Statement calls for action on climate-resilient farming

Golden Rice 1
Copyright: Chris Stowers / Panos

Speed read

  • The declaration sets out how research can be turned into evidence-based policy
  • Climate change is happening, there is no time to do further research, say scientists
  • The field is “full of best practices”, says an expert, and farmers must be heard

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Research on climate-resilient agriculture must be turned urgently into initiatives to help farmers adapt to deteriorating land conditions, a conference has heard.

Attendees of the UN Climate-Smart Agriculture conference, which took place this month (16-18 March) in Montpellier, France, issued a declaration listing several steps that governments could take to create evidence-based agriculture policies from scientific results.

Allahoury Amadou, a member of the UN high-level panel of experts on food security and nutrition, told the conference that farmers are facing difficult conditions due to climate change, but policymakers are stalling on solutions.

“The issue of land degradation is going so fast that we want action,” said Amadou, who is also the high commissioner for food security to the President of the Republic of Niger. “We don’t want to keep on researching and researching. Our world is already full of best practices.”

He urged governments and international organisations to focus on improving farmers’ ability to produce food in today’s changing climate, rather than taking more time and resources to do further studies.

The conference heard how starvation, disease and conflicts linked to droughts and floods have been well documented in regions already affected by climate change, such as the Sahel in Northern Africa.

    Excerpts from the conference declaration

  • Include strategies for farming and food security in UNFCCC negotiations and in climate financing
  • Create agriculture “innovation platforms” to bring together researchers, policymakers, private companies and civil society organisations
  • Develop agriculture research and innovation in low-income countries

Already, the UN Office for the Coordination of Humanitarian Affairs estimates that in the Sahel region alone 20.4 million people face food insecurity caused by changing temperature and weather patterns.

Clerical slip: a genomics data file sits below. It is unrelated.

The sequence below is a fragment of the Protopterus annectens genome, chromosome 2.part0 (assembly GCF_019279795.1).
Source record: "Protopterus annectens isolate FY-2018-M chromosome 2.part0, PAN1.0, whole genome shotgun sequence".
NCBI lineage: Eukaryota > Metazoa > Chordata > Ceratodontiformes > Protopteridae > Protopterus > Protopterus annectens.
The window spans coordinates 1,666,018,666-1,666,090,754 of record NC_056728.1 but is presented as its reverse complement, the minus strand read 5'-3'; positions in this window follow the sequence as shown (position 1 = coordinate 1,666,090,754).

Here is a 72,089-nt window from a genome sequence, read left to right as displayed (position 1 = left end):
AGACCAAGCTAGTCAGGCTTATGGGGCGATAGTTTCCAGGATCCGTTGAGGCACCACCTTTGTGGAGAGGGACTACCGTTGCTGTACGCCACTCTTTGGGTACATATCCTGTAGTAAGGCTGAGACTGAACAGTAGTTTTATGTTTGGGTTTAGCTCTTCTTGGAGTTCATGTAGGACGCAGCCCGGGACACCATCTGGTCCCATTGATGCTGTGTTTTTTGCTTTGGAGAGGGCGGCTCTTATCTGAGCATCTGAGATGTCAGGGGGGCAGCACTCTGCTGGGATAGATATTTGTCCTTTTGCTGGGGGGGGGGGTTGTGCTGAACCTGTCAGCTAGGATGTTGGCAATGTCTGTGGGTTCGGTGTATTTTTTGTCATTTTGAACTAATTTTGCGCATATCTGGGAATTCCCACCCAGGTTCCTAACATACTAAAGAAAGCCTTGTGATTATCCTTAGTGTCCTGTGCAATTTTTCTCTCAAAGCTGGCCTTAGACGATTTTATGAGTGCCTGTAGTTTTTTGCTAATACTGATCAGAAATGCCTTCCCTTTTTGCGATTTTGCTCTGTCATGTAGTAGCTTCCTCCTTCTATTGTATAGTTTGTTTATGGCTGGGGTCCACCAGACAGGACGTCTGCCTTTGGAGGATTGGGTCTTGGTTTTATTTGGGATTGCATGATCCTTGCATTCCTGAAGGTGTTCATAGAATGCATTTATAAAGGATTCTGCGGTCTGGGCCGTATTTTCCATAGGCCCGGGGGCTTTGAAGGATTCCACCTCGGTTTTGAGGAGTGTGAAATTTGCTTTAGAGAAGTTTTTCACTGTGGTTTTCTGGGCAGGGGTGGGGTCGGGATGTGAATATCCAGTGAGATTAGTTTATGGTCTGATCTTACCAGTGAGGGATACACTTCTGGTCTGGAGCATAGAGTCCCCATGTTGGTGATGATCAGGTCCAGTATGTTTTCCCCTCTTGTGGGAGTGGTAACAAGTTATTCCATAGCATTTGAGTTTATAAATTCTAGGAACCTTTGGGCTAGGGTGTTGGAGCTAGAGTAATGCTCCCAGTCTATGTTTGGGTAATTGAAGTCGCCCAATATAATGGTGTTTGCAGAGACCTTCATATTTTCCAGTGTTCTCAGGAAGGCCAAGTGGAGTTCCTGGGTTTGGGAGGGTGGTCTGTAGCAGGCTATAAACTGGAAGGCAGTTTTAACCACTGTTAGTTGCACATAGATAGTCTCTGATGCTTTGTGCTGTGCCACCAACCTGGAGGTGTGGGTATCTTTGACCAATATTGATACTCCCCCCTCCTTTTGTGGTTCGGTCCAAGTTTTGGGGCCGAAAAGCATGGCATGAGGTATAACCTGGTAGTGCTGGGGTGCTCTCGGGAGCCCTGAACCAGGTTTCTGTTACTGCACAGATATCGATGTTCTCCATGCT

It is estimated that crop yields in Sub-Saharan Africa could drop by 22 per cent for maize and 8 per cent for cassava as local climates change. The declaration issued at the conference should give policymakers pointers on helping vulnerable regions produce adequate food and other crops in these conditions, said the attendants.

“To move rapidly from assessment and planning towards implementation of options and monitoring of outcomes, the scientific community … is committed to ambitious sets of actions designed with stakeholders, including civil society,” the declaration says.

Speakers also implored participants to boost the role of farmers in setting policy. On the national level, farmers should be encouraged to influence governments to prioritise both climate and agriculture, they said.

Internationally, farmers’ innovations can contribute to scientific knowledge, while their experiences and demands can help shape negotiations aimed at increasing food security, the delegates agreed.

“To help policymakers understand what to do, we need not just to have fantastic data but also to support communities who are dealing every day with climate-smart agriculture,” said Juan Lucas Restrepo Ibiza, executive director of the Global Forum on Agricultural Research.

The delegates plan to present the declaration at the next meeting of the UN Framework Convention on Climate Change (UNFCCC), which takes place in Paris, France, in December.

>Link to climate-smart agriculture declaration